LRRC4/NGL-2 was a candidate tumor suppressor gene that may be involved in the pathogenesis of malignant glioma. However, no genetic alterations of the LRRC4/NGL-2 coding region were found in glioma [24]. The methylation-mediated inactivation of LRRC4/NGL-2 was found to be a frequent and glioma-specific event. Furthermore, the methylation of LRRC4/NGL-2 was detected in both the early and late stages of glioma, indicating that the inactivation of the LRRC4/NGL-2 gene might be essential in the early development of glioma and persist through the course of development [31]. Both DNA methylation and histone modification are not isolated epigenetic events; there are cross-talks between them. Trimethyl-H3 (Lys9) is correlated with LRRC4/NGL-2 promoter methylation, which suppresses LRRC4/NGL-2 expression and H3 acetylation, while trimethyl-H3 (lys4) is correlated with LRRC4/NGL-2 promoter demethylation, which activates LRRC4/NGL-2 expression [32].

The other dysregulation mechanisms of LRRC4/NGL-2 in glioma result from the miRNA-dependent regulatory network.

LRRC4/NGL-2 as the core of miRNA-dependent multiphase loops in glioma

MicroRNAs (miRNAs) are approximately 22 nt non-coding RNAs that interfere with the translation of coding mRNAs in a sequence-specific manner[33]. MiRNAs function as tumor suppressors or oncogenes to induce cellular transformation and tumorigenesis [3436]. MiRNA-mediated gene regulation is now considered to be important in numerous biological processes and is also recognized as being crucial for regulating gene expression in tumors[37, 38]. Several key studies on miRNA expression patterns in gliomas have been completed to date. The abnormal expression of some miRNAs (miR-12b, miR-21, miR-221, miR-128, miR-181a, miR-181b and miR-181c et al.) were found in gliomas and might be involved in tumorigenesis and development [25, 3941]. A greater number of studies have been completed via the siRNA profiling of glioma; correlations between siRNA templates, their target genes, and candidate miRNA may help experimentally identify candidate miRNA targets in glioma [42]. LRRC4/NGL-2 is a target gene of some miRNAs (such as miR-182 and miR-381); meanwhile, it is capable of regulating miRNAs as a tumor suppressor and forms multiphase loops with miRNAs, transcription factors and gene methylation modification in glioma [4346].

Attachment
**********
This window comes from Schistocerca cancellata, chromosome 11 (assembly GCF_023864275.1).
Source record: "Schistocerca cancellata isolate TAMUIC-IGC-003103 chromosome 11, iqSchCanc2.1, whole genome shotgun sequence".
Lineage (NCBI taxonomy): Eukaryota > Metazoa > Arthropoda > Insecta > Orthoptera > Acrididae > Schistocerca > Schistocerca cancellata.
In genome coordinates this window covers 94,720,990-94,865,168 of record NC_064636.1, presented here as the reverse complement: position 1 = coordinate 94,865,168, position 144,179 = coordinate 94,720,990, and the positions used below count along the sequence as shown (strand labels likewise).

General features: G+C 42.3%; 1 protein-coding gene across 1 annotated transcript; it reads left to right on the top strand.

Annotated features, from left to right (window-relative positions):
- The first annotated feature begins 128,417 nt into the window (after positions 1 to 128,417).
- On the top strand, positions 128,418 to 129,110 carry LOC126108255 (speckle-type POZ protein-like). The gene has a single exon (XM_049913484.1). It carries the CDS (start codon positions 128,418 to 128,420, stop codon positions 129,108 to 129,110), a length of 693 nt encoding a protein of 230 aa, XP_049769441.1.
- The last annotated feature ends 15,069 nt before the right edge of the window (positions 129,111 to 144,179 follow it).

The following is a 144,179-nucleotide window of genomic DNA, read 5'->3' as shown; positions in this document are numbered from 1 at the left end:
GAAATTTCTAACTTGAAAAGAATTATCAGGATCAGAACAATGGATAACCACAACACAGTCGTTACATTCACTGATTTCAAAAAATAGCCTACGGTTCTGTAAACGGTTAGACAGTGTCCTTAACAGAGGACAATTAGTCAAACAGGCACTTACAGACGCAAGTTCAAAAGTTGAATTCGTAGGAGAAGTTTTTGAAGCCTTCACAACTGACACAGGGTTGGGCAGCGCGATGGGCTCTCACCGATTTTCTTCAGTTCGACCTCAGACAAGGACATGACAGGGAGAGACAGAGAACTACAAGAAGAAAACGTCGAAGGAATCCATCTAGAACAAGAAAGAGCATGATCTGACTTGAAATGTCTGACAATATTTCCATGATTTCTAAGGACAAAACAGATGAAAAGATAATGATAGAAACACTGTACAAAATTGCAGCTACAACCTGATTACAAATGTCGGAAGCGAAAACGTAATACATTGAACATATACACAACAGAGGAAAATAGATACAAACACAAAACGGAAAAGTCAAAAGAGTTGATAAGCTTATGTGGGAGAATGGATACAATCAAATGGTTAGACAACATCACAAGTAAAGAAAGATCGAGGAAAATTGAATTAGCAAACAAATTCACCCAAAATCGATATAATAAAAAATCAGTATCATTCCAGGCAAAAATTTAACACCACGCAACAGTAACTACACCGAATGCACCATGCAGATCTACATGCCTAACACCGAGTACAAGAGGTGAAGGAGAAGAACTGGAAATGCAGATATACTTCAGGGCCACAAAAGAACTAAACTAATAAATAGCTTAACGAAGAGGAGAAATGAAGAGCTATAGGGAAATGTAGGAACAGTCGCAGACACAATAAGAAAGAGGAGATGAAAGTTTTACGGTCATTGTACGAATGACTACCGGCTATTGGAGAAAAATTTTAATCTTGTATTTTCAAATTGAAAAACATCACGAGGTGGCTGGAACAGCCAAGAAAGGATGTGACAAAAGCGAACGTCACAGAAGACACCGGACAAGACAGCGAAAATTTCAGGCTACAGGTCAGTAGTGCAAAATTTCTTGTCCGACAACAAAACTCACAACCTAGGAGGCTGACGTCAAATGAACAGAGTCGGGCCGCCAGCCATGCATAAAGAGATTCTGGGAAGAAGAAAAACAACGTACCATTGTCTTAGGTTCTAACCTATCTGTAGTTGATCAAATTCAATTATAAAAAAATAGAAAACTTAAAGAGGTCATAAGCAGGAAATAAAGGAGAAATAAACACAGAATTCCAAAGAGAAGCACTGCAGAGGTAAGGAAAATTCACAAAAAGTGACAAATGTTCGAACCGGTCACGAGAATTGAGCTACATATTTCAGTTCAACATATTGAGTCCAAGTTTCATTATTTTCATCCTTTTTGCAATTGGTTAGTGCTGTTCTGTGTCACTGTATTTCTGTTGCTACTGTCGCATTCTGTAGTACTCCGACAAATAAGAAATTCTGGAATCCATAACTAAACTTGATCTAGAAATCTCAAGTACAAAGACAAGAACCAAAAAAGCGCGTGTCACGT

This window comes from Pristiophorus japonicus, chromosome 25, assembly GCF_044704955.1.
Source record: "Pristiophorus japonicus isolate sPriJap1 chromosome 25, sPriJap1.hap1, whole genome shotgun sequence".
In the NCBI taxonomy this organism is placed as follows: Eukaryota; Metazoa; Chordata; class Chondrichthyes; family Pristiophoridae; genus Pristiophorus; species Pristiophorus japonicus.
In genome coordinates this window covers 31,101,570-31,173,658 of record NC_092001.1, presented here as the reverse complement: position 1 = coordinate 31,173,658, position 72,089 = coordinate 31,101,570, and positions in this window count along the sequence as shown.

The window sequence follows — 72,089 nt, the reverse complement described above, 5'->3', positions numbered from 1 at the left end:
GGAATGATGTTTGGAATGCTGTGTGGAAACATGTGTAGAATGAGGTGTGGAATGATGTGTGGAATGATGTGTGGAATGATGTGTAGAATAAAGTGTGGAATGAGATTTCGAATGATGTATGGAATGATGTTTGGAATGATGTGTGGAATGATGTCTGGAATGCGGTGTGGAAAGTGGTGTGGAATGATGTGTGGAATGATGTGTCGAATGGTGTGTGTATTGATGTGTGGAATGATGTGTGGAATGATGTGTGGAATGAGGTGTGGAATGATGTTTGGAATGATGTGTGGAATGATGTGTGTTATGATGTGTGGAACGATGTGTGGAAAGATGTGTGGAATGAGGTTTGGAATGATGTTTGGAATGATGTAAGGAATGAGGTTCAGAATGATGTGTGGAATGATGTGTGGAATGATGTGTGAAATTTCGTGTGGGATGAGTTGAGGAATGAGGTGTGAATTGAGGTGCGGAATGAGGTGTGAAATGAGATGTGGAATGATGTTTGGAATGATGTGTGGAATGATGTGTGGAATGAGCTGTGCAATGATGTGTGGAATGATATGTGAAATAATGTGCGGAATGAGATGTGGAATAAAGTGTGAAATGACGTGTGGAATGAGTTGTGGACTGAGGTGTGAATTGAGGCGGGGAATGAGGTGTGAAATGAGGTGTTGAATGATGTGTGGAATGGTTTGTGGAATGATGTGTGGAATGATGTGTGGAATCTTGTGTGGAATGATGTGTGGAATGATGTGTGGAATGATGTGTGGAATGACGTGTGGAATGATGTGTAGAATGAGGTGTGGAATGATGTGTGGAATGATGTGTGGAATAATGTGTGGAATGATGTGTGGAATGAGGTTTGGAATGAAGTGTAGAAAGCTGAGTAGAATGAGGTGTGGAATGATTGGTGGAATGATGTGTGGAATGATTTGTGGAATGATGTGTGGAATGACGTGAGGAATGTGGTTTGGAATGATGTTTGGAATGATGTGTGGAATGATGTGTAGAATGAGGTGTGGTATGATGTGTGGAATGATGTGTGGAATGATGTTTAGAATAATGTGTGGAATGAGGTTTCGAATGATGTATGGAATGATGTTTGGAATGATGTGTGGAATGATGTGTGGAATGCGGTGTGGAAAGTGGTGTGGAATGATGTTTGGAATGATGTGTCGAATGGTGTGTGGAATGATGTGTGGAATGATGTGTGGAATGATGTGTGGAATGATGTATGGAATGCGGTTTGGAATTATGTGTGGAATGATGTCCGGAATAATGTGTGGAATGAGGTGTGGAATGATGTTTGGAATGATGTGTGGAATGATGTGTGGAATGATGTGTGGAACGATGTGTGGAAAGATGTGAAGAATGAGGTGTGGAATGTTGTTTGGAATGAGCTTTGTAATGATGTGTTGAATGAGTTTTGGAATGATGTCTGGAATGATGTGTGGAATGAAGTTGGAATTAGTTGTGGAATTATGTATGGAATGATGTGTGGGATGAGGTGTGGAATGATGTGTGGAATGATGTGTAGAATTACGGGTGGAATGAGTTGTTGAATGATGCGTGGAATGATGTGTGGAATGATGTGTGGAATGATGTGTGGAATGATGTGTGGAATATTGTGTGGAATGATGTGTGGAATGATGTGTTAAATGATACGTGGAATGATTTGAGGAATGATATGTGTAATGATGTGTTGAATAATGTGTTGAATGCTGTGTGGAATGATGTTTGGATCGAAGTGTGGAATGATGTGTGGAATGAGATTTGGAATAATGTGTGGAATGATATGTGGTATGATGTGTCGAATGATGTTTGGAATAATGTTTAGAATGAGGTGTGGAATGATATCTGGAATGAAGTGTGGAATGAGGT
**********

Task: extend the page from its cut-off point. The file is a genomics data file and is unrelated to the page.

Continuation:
The LRRC4/NGL-2-AP-2-miR-182- LRRC4/NGL-2 Loop

There is a set of cis-acting elements in the promoters of many miRNAs, which are regulated by a series of upstream transcription factors (TFs)[47]. Similar to the transcription of the protein-coding gene, TFs regulate miRNA expression at the transcriptional level. Further, miRNA might influence the expression of its target genes and constitute a TF-miRNA-gene regulatory network[48, 49]. Genes not only modulate the expression of miRNA target genes by influencing TF-mediated miRNAs expression but also regulate TFs through miRNAs [50, 51]. In the regulatory processes where target genes are modulated by both miRNAs and transcription factors, TFs regulate miRNAs, and miRNAs suppress TFs. In this way, multiphase loops might be constituted at last [5254].